Not wanting to interrupt the lecture, he settled himself down at the back of the group listening to Shinichi detailing how to check for certain common issues encountered by older hover racers and how to fix them when found. Kaito knew quite a lot of it already, having always been the kind of racer who took an interest in his own craft. But there was some new information for him too. It was most interesting. More than the neat tricks he may have some use for in the future however was the beautiful sparkle in Shinichi's blue eyes as he talked about the vehicles. It was clear that Shinichi loved the hover crafts he was talking about. He talked about them as though they were living creatures with their own personalities and temperaments, their own likes and dislikes, and even their own desires and frustrations. It was interesting and, in some way that Kaito couldn't quite put a finger on, inspiring too. He could almost see that same light flickering to life in the eyes of Shinichi's students.

When the lecture was over, the kids ran up to ask Shinichi if they could touch the hover racer. He agreed with simple instructions to make sure they were careful. Then he stood back and watched with a warm smile as the children ran around the craft, running their hands over its gleaming sides and climbing up into the cockpit.

Seeing his chance, Kaito stepped up to him. "You're Kudo Shinichi."

The blue-eyed boy glanced up at him in mild surprise then nodded. "I am."

"I know. I want to hire you."

Now those blue eyes stared.

"My name is Kuroba Kaito." Stepping back, Kaito swept into a deep bow. "I'm from Ekoda, and one day I'm going to win the Red Diamond."

Shinichi stared at him for a moment longer before recognition dawned on his face. "You were the winner from the race two days ago."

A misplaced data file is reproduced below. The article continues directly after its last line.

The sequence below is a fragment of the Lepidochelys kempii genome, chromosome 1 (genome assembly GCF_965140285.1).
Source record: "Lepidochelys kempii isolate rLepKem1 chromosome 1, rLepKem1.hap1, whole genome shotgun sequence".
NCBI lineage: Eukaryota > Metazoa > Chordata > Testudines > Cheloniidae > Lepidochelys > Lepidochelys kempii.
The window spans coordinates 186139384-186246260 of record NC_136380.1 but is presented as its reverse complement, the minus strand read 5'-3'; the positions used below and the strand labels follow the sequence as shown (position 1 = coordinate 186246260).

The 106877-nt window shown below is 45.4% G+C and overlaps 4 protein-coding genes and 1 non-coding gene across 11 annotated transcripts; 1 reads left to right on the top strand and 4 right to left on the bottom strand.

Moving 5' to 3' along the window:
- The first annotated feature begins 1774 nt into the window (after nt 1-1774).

"That's right. This was my third race. It's only the beginning. It's going to be a long journey," he continued, turning to sweep his arms out as though he could encapsulate the world in a single gesture. "There are circuits all around the world. The Black Diamond, the White Diamond, and the Red Diamond are the crowning jewels, but it's not just them. I am going to be the best, and that means I'll need a team who are willing to go the distance with me. So, Shinichi, will you join me?"

The mechanic had stared at him for another long moment before frowning. "Excuse me, but you don't even know me. And I don't know you. Doesn't this all seem a bit sudden?"

"You don't have to say yes right now, but my old mechanic tells me you're good, and I trust his judgment. I need someone with your skills on my team, and I know you aren't currently attached to any teams. So why not give mine a try? I promise it'll be worth it."

"I don't know." Shinichi was looking uncertain now. "Thank you for your offer. It was kind of random, but it was nice. But the kind of team I want to join is… I know this will probably sound weird, but I want to join a team that cares about something more than winning. I want to really create and fly a unique craft that can be tested in all the circuits and shine whether it wins or not. I want to build something that can really be the wind. That can touch the sky in our dreams and race the sunset to the end of the world!"

"Whoa, big dreams there. Now I know I want you. I promise you, if you come with me, you'll have more than enough opportunities to chase your dreams. For me, I just want to catch the sun. I promised my old man I'd bring home the Red Diamond one day, but for me, I want to go beyond that. I want to open the gateway of the sky and fly into that golden sunset on the other side."